STAR WARS: THE FORCE AWAKENS
Review by Norman Kelsey
Stars: Harrison Ford, Carrie Fisher, Mark Hamill, Adam Driver, Daisy Ridley,
John Boyega, Oscar Isaac, Lupita Nyong’o, Andy Serkis, Domhnall Gleeson, Anthony
Director: J.J. Abrams
Audio: DTS 7.1 HD Master Audio
Video: Widescreen 2.40:1
Studio: Lucasfilm/Walt Disney
Features: See Review
Length: 136 minutes
Release Date: April 5, 2016
“People are counting on us! The galaxy is counting on us!”
“Solo, we’ll figure it out. We’ll use the Force.”
“That’s not how the Force works.”
May contain spoilers... from a certain point of view.
A long time ago, in a galaxy far, far away... an entire generation succumbed to a new mania based on lore that was spun from the mind of George Lucas, but as old as the oldest stories told by firelight: legends, quests, tales of daring, romance, comedies, and tragedies.
The good people at Walt Disney and Lucasfilm understood that since the dawn of the action figure, the story of the Star Wars universe has belonged to the Kenner generation and now their children. We all became griots acting out our own versions of what happened to the mythic characters of that galaxy far, far away. Naturally, it required a member of that tribe to successfully navigate audiences back into that familiar narrative. Director J.J. Abrams was a pre-teen when the original trilogy debuted in the 1970s. His installment, a.k.a. Episode 7 wonderfully embraces the screwball humor, the classical tragedy and the lived-in fantasy aesthetic of the movies this reviewer still refers to simply as Star Wars and The Empire Strikes Back.
You might say it all feels too familiar. If history repeats on our own planet (say, Western Europe in the early 20th century); why shouldn’t intergalactic history repeat? And facts are facts: the well-meaning Jedi Knights can never seem to sense the presence of true evil until it is too late apparently. Jedi Knights are not really good teachers. Apparently. Jedi Knights have a habit of getting contemplative and disappearing into the mists when things get tough. Oh, and the Star Wars universe is still littered with bad parenting. History does repeat; but cycles are also meant to be broken.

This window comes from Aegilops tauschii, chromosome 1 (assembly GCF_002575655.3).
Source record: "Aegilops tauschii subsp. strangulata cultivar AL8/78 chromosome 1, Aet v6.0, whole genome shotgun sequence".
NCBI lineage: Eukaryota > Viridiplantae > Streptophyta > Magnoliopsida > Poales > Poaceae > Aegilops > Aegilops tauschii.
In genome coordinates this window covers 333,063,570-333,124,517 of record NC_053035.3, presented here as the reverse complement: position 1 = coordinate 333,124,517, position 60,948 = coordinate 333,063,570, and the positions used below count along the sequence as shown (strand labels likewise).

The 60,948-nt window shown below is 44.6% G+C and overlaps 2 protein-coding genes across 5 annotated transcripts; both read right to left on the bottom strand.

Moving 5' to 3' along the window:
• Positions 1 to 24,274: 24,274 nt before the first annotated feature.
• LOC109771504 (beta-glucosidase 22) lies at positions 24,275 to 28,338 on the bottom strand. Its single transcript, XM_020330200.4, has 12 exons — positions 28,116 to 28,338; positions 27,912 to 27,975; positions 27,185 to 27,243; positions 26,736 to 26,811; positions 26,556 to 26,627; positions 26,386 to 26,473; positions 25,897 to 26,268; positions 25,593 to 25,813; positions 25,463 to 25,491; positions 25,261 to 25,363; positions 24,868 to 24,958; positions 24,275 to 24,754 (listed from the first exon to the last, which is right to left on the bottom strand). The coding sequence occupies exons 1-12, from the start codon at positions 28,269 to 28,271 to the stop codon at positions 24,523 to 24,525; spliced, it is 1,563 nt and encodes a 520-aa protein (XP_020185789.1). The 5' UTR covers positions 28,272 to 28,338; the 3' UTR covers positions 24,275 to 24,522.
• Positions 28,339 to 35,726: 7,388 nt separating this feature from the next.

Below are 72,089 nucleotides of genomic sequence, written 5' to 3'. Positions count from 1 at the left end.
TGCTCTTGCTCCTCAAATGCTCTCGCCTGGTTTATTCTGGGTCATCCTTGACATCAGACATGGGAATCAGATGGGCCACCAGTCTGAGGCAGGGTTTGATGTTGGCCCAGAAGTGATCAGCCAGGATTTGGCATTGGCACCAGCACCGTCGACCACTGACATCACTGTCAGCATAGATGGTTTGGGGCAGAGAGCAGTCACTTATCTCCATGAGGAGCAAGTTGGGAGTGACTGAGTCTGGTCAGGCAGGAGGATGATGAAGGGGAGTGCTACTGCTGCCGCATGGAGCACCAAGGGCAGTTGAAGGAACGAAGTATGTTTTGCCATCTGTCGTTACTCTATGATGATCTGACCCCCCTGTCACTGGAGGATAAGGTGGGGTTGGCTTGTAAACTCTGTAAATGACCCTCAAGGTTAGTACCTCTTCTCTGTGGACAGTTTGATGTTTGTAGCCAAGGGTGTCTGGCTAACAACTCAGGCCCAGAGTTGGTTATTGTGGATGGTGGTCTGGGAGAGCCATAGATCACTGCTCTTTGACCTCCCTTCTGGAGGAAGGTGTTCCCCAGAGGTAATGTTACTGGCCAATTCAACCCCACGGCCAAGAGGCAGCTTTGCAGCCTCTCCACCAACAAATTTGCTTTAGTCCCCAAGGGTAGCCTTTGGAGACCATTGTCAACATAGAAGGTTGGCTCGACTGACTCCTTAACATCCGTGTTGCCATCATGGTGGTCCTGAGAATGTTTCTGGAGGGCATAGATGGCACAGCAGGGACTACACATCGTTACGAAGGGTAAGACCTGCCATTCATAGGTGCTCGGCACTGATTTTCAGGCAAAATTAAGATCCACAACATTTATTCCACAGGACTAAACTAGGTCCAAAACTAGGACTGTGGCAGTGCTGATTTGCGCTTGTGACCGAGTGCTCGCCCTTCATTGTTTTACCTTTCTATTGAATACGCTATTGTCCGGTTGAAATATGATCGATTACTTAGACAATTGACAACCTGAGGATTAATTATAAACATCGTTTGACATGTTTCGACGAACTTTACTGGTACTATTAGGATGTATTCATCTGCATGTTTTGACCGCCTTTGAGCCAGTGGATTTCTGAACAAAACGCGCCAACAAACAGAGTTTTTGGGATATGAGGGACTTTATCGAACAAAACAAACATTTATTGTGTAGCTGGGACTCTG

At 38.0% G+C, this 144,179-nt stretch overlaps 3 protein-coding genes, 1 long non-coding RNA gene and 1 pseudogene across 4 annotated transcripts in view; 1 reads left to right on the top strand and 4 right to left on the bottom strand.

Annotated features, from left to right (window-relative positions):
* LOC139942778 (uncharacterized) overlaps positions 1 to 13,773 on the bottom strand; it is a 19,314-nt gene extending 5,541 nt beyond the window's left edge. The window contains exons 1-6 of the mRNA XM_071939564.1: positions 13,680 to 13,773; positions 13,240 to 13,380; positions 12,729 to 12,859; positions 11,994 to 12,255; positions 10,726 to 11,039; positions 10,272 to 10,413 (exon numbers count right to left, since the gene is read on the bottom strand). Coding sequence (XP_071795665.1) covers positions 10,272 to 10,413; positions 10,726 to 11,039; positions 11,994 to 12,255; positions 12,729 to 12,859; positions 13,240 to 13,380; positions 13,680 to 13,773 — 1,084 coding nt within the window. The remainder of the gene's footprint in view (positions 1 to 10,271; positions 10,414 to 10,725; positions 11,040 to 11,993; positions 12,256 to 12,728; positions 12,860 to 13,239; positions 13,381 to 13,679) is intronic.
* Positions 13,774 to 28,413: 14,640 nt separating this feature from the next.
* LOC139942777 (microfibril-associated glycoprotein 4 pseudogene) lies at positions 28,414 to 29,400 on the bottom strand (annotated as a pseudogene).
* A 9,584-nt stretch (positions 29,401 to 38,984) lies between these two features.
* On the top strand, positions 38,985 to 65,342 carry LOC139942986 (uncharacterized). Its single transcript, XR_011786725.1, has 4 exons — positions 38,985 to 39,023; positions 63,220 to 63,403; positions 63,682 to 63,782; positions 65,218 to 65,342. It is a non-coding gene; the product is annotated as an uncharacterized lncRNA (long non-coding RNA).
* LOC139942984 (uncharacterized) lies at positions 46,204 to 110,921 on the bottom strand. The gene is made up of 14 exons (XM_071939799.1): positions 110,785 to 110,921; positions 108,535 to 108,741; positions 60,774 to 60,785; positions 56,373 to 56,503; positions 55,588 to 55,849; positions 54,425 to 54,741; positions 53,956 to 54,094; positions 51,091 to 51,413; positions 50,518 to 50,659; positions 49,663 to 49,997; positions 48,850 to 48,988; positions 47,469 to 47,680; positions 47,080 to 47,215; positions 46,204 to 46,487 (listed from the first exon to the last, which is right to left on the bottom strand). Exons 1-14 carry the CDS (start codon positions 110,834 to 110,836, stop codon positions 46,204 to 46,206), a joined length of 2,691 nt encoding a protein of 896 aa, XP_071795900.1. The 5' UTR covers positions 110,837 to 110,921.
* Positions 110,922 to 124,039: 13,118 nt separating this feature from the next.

The MacGuffin is in the opening line of the movie’s signature crawl. “Luke Skywalker (Mark Hamill) has vanished.” Where can the story go? Anywhere. It’s a thrilling opening salvo for Abrams and company.
Star Wars: The Force Awakens picks up the saga thirty years after the events told in The Return of the Jedi. Were we to expect that all would end perfectly for our heroes in the Rebel Alliance following the destruction of the second Death Star? Is there ever any real peace after intergalactic war? The evil Empire regrouped and rebranded itself as the much hipper First Order; less inclined to strong arm than to simply gouge holes in entire solar systems.
The Alliance became the Resistance; another important change in name. They gained political ground, but not enough consolidated power to affect true change to bring their version of justice to the galaxy, even after winning. As usual, however, the real story of a great Star Wars film isn’t about war, politics or religion, but about the individuals on the fringe who may or may not have a larger impact on the events of history. Outsiders who have brushes with greatness or the formerly great who desire to fade out memory.
This episode chiefly follows the story of new heroes Rey (Daisy Ridley), a scavenger who has spent most of her life on an outer rim planet awaiting the return of a family who abandoned her; Finn (John Boyega), an AWOL Stormtrooper who was taken from a family he never knew; and a vintage Han Solo (Harrison Ford), the ultimate 1970’s anti-hero who was a surrogate father to that Kenner generation. These three, along with Han’s lovable Wookie second-mate Chewbacca (Peter Mayhew) and a new precocious droid named BB-8, have rip-roaring adventures, running from thugs, bugs and the First Order, right out of the original 1977 movie. This entire film is a figurative and literally passing of the lightsaber from one generation of Star Wars heroes to the next.